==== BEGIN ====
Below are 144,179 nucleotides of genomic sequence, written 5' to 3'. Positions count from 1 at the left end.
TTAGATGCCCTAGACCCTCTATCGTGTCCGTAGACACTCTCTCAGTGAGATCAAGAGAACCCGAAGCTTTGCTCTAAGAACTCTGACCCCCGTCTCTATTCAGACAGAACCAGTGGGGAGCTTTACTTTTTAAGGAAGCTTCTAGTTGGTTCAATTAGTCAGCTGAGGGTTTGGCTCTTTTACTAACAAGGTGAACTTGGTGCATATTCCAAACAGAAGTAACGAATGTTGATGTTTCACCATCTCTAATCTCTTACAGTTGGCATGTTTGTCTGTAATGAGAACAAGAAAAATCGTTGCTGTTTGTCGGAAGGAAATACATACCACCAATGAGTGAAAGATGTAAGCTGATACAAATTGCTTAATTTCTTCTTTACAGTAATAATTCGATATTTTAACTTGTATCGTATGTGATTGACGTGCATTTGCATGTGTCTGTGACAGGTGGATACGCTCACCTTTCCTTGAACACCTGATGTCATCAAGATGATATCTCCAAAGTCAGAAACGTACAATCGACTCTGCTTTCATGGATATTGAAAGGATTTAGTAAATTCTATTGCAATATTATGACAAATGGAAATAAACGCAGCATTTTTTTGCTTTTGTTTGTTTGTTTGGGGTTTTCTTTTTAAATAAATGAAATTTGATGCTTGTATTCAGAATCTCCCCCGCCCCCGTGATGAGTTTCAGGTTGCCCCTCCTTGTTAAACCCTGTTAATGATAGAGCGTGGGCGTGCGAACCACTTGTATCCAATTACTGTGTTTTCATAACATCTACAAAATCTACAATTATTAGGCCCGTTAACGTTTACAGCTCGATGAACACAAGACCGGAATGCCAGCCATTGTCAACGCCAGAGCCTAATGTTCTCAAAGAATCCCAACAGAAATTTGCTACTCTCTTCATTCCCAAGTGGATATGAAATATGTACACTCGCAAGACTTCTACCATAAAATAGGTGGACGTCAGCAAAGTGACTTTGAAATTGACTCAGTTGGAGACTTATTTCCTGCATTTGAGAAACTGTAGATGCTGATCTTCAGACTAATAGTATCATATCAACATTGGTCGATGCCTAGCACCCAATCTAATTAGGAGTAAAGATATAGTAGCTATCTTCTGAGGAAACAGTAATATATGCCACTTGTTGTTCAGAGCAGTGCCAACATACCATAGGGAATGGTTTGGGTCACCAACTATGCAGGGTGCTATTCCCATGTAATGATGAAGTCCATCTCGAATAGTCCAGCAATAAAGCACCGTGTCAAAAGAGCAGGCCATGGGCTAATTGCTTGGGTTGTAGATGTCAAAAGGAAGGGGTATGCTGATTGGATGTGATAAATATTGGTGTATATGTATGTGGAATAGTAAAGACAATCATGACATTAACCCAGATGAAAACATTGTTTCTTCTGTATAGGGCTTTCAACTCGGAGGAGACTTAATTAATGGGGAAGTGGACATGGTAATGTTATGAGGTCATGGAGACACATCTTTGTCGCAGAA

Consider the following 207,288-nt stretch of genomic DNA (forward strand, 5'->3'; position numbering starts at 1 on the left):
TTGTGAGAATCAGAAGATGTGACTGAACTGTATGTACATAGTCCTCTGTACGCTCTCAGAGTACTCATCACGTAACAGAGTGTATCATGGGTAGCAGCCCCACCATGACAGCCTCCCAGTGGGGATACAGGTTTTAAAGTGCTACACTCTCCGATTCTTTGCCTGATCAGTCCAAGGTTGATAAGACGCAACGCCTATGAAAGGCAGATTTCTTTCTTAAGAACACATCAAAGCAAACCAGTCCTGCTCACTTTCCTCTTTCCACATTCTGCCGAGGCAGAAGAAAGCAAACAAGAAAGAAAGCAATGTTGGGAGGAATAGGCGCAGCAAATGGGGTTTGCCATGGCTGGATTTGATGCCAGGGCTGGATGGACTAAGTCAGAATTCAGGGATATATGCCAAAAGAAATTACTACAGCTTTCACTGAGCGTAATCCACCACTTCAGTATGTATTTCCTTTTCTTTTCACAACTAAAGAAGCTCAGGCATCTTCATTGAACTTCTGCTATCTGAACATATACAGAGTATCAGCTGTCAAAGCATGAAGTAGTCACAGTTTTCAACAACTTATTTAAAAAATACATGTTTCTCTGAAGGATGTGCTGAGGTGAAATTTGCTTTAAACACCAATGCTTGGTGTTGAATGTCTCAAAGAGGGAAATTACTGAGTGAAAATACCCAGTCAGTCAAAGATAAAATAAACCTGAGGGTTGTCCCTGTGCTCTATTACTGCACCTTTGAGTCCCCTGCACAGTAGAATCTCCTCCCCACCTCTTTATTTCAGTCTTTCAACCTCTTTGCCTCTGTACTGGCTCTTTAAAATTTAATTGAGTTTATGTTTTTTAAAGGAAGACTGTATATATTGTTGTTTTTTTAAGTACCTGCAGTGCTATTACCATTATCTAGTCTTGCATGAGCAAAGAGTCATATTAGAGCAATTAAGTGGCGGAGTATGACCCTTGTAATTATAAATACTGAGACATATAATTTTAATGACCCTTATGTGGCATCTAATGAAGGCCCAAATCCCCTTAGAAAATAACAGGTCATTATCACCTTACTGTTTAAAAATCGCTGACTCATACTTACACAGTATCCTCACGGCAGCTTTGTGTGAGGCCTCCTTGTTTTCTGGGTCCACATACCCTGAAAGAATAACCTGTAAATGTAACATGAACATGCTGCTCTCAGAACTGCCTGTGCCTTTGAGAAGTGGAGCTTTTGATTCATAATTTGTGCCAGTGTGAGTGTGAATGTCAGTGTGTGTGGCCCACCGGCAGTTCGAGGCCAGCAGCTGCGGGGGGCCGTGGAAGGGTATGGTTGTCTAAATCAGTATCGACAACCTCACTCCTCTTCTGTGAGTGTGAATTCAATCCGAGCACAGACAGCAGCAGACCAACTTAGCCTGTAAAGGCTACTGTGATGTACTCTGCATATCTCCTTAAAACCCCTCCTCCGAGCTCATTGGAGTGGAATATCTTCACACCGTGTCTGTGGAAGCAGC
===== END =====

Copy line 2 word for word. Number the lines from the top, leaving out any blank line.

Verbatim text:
TTAGATGCCCTAGACCCTCTATCGTGTCCGTAGACACTCTCTCAGTGAGATCAAGAGAACCCGAAGCTTTGCTCTAAGAACTCTGACCCCCGTCTCTATTCAGACAGAACCAGTGGGGAGCTTTACTTTTTAAGGAAGCTTCTAGTTGGTTCAATTAGTCAGCTGAGGGTTTGGCTCTTTTACTAACAAGGTGAACTTGGTGCATATTCCAAACAGAAGTAACGAATGTTGATGTTTCACCATCTCTAATCTCTTACAGTTGGCATGTTTGTCTGTAATGAGAACAAGAAAAATCGTTGCTGTTTGTCGGAAGGAAATACATACCACCAATGAGTGAAAGATGTAAGCTGATACAAATTGCTTAATTTCTTCTTTACAGTAATAATTCGATATTTTAACTTGTATCGTATGTGATTGACGTGCATTTGCATGTGTCTGTGACAGGTGGATACGCTCACCTTTCCTTGAACACCTGATGTCATCAAGATGATATCTCCAAAGTCAGAAACGTACAATCGACTCTGCTTTCATGGATATTGAAAGGATTTAGTAAATTCTATTGCAATATTATGACAAATGGAAATAAACGCAGCATTTTTTTGCTTTTGTTTGTTTGTTTGGGGTTTTCTTTTTAAATAAATGAAATTTGATGCTTGTATTCAGAATCTCCCCCGCCCCCGTGATGAGTTTCAGGTTGCCCCTCCTTGTTAAACCCTGTTAATGATAGAGCGTGGGCGTGCGAACCACTTGTATCCAATTACTGTGTTTTCATAACATCTACAAAATCTACAATTATTAGGCCCGTTAACGTTTACAGCTCGATGAACACAAGACCGGAATGCCAGCCATTGTCAACGCCAGAGCCTAATGTTCTCAAAGAATCCCAACAGAAATTTGCTACTCTCTTCATTCCCAAGTGGATATGAAATATGTACACTCGCAAGACTTCTACCATAAAATAGGTGGACGTCAGCAAAGTGACTTTGAAATTGACTCAGTTGGAGACTTATTTCCTGCATTTGAGAAACTGTAGATGCTGATCTTCAGACTAATAGTATCATATCAACATTGGTCGATGCCTAGCACCCAATCTAATTAGGAGTAAAGATATAGTAGCTATCTTCTGAGGAAACAGTAATATATGCCACTTGTTGTTCAGAGCAGTGCCAACATACCATAGGGAATGGTTTGGGTCACCAACTATGCAGGGTGCTATTCCCATGTAATGATGAAGTCCATCTCGAATAGTCCAGCAATAAAGCACCGTGTCAAAAGAGCAGGCCATGGGCTAATTGCTTGGGTTGTAGATGTCAAAAGGAAGGGGTATGCTGATTGGATGTGATAAATATTGGTGTATATGTATGTGGAATAGTAAAGACAATCATGACATTAACCCAGATGAAAACATTGTTTCTTCTGTATAGGGCTTTCAACTCGGAGGAGACTTAATTAATGGGGAAGTGGACATGGTAATGTTATGAGGTCATGGAGACACATCTTTGTCGCAGAA